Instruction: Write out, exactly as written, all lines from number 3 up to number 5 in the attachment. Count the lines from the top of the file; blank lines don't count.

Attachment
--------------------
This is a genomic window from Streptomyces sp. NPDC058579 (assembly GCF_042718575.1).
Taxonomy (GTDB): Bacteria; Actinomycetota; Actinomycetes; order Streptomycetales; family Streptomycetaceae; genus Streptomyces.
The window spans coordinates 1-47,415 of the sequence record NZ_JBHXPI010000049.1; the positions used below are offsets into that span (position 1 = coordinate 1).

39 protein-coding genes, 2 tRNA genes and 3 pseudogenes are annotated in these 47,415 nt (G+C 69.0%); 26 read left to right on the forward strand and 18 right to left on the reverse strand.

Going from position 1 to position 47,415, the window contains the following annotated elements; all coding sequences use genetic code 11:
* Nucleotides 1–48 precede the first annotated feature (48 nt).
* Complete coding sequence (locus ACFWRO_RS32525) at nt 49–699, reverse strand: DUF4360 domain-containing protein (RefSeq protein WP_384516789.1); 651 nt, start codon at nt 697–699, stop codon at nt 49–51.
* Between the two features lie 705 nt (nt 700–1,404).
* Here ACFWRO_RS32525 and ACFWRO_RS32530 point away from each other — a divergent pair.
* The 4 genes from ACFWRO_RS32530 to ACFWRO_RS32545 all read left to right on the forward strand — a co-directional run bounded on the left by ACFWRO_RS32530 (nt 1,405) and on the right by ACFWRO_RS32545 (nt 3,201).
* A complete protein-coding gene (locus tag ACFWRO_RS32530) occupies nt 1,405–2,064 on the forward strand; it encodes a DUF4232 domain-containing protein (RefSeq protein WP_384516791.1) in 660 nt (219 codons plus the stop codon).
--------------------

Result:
The window spans coordinates 1-47,415 of the sequence record NZ_JBHXPI010000049.1; the positions used below are offsets into that span (position 1 = coordinate 1).

39 protein-coding genes, 2 tRNA genes and 3 pseudogenes are annotated in these 47,415 nt (G+C 69.0%); 26 read left to right on the forward strand and 18 right to left on the reverse strand.

Going from position 1 to position 47,415, the window contains the following annotated elements; all coding sequences use genetic code 11: